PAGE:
MAC/20: Mines and Communities

BHP extracts itself from the London Stock Exchange

Published by MAC on 2021-08-19
Source: Yahoo News, Reuters

The move comes after two decades as part of the index.

BHP is delisting from London
 
Lucy Harley-McKeown

Yahoo News
 
August 18, 2021

Mining behemoth BHP is leaving the FTSE 100 index (^FTSE), as it plans to scrap a dual listing of its shares in Sydney and London.

The move comes after two decades as part of the index. BHP will move its main listing to Australia following an announcement on Tuesday, with a secondary listing on UK markets.

As a result of the move, many UK investors will be forced to sell their holdings.

The industry giant is the world's biggest mining company and is a huge player in the market, regularly topping the charts in terms of market value.

The company's chairman Ken MacKenzie said the move would serve to "unify BHP's corporate structure."

The company's stock was 5.2% lower by 1pm on Wednesday in London.

"Our plans announced today will better enable BHP to pursue opportunities in new and existing markets and create value and returns over generations," said MacKenzie.

The delisting proposal comes just days after the company said it would be extracting itself from fossil fuels, merging its oil and gas assets with Australia's Woodside. The company will shift towards commodities such as copper and nickel. Its thermal coal mine is also up for sale.

It is the second corporate giant to look at abandoning a dual structure in London in the past five years — Unilever looked at simplifying its own structure and opting for an Amsterdam listing, prompting speculation about Brexit flight.

Those plans were ultimately scrapped, however, after proposals were rejected by the shareholders.

BHP's move will make dealmaking easier for the company, as well as decarbonising and net-zeroing its output.

Although it will also spark worry in UK investors, at a time when politicians and officials are looking to make London a more attractive place to list.

According to the Financial Times, BHP ended Tuesday as the second biggest company on the London Stock Exchange with an equity market value of more than £129bn ($177.5bn), just behind AstraZeneca (AZN.L) at £133bn.
 


BHP reshapes portfolio, set to quit London's FTSE

Melanie Burton and Clara Denina
 
Reuters

Aug 17, 2021

MELBOURNE - BHP Group reported its best annual profit in nearly a decade on soaring iron ore prices, as the world's biggest listed miner announced an exit from its $13 billion petroleum business in a portfolio shake-up that will see it leave London's FTSE100 index.

On a day of sweeping changes, BHP said it was going ahead with its Jansen potash project in Canada and, in a blow to the London Stock Exchange, unveiled plans to do away with its dual-listed share structure. That will make Sydney its main listing.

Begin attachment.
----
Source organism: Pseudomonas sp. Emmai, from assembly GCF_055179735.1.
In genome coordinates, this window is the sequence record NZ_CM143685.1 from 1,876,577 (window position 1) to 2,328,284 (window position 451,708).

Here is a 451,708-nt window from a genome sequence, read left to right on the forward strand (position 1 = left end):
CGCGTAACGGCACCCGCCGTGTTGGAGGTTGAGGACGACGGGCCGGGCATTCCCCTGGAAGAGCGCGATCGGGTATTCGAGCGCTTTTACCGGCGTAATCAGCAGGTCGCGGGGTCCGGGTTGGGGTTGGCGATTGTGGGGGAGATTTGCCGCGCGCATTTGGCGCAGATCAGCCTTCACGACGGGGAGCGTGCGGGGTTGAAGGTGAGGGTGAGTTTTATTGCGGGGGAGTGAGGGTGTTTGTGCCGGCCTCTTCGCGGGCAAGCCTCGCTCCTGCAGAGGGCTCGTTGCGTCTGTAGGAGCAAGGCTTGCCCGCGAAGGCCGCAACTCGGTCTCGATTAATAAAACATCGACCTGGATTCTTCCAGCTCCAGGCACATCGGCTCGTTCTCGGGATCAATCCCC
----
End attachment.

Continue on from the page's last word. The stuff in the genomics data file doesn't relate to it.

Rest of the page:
"(Share) unification will simplify BHP's structure, make it easier for the company to make equity-based acquisitions, and make it easier for other corporate restructurings, including the Petroleum/Woodside merger," Jefferies analysts said in a note.

The group plans to sell its petroleum assets to Woodside Petroleum Ltd, creating a new, bigger petroleum company to better navigate the energy transition and give shareholders greater choice in how they manage their fossil fuels exposure, Chief Executive Mike Henry said. read more

The deal will give BHP shareholders a 48% stake in the new company.

"We (will also) create a better ability to allocate capital within BHP towards investments longer term ... in future facing commodities and support for more returns to shareholders," Henry said.

BHP's London-listed shares surged nearly 10% after its results.

The miner's Australia-listed shares have climbed more than a fifth this year as it posted record iron ore output and earned more than double per tonne for the steel-making ingredient.

Iron ore prices have hit record highs supported by Beijing's infrastructure push, although a resurgence of COVID-19 cases in China and its vow to lower emissions by curbing steel output is expected to be a drag on the commodity.

BHP's underlying profit for fiscal 2021 rose to $17.08 billion, but slightly missed a consensus of $17.46 billion compiled by Vuma.

The miner will pay $2 per share as a final dividend, totalling $10.1 billion, bringing the total payout for the year to $3.01 a share, or $15.2 billion.

BHP said it was going ahead with its Jansen potash project, which is expected to cost $5.7 billion in the first phase, offering the company a route to growth in new "future-facing commodities".

The miner took a $1.3 billion charge for existing infrastructure spending on its potash asset, which analysts said could make it more attractive to any potential partner.

"Giving the go ahead to Jansen is not enough, they should do much more," said a top 20 investor who declined to be named. "They should create a partnership with Nutrien Ltd and even take it over."

The Canadian potash major is seen as an ideal partner to dilute BHP's risk and development costs. BHP says it is open to but not in need of a partner, while Nutrien has said that any tie-up with BHP is not its focus.

Jansen is expected to produce 4.35 million tonnes of potash per year from 2027. Potash is a key element in plant nutrition that also makes crops more drought resistant.

On a call following the results, CEO Henry said BHP remains committed to its high quality steel-making coal business which it expects to grow with infrastructure needs supporting the energy transition, even as the company looks to exit thermal coal.

BHP took an impairment charge of $1.70 billion in fiscal 2021 related to rehabilitation and mine planning at its thermal coal assets for which a sales process is still underway.
 
 
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